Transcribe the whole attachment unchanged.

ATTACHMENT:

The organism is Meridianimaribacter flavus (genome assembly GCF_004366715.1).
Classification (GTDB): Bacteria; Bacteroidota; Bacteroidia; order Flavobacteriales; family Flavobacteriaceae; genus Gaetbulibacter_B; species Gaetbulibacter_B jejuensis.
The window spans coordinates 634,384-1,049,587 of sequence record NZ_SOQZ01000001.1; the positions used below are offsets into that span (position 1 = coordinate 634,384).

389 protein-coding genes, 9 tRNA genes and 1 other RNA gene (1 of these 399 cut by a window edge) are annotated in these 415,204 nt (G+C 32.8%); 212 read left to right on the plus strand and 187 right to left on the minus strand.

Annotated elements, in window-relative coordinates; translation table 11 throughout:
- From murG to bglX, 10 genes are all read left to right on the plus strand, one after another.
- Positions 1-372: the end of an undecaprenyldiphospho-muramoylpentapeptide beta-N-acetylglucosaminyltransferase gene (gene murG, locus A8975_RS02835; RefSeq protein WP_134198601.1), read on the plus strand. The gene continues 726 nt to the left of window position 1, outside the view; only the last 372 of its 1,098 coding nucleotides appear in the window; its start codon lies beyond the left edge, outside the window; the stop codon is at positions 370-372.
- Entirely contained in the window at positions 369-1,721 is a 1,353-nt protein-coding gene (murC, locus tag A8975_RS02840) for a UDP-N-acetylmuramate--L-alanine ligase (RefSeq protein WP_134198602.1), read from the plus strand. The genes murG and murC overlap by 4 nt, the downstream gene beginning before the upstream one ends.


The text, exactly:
The organism is Meridianimaribacter flavus (genome assembly GCF_004366715.1).
Classification (GTDB): Bacteria; Bacteroidota; Bacteroidia; order Flavobacteriales; family Flavobacteriaceae; genus Gaetbulibacter_B; species Gaetbulibacter_B jejuensis.
The window spans coordinates 634,384-1,049,587 of sequence record NZ_SOQZ01000001.1; the positions used below are offsets into that span (position 1 = coordinate 634,384).

389 protein-coding genes, 9 tRNA genes and 1 other RNA gene (1 of these 399 cut by a window edge) are annotated in these 415,204 nt (G+C 32.8%); 212 read left to right on the plus strand and 187 right to left on the minus strand.

Annotated elements, in window-relative coordinates; translation table 11 throughout:
- From murG to bglX, 10 genes are all read left to right on the plus strand, one after another.
- Positions 1-372: the end of an undecaprenyldiphospho-muramoylpentapeptide beta-N-acetylglucosaminyltransferase gene (gene murG, locus A8975_RS02835; RefSeq protein WP_134198601.1), read on the plus strand. The gene continues 726 nt to the left of window position 1, outside the view; only the last 372 of its 1,098 coding nucleotides appear in the window; its start codon lies beyond the left edge, outside the window; the stop codon is at positions 370-372.
- Entirely contained in the window at positions 369-1,721 is a 1,353-nt protein-coding gene (murC, locus tag A8975_RS02840) for a UDP-N-acetylmuramate--L-alanine ligase (RefSeq protein WP_134198602.1), read from the plus strand. The genes murG and murC overlap by 4 nt, the downstream gene beginning before the upstream one ends.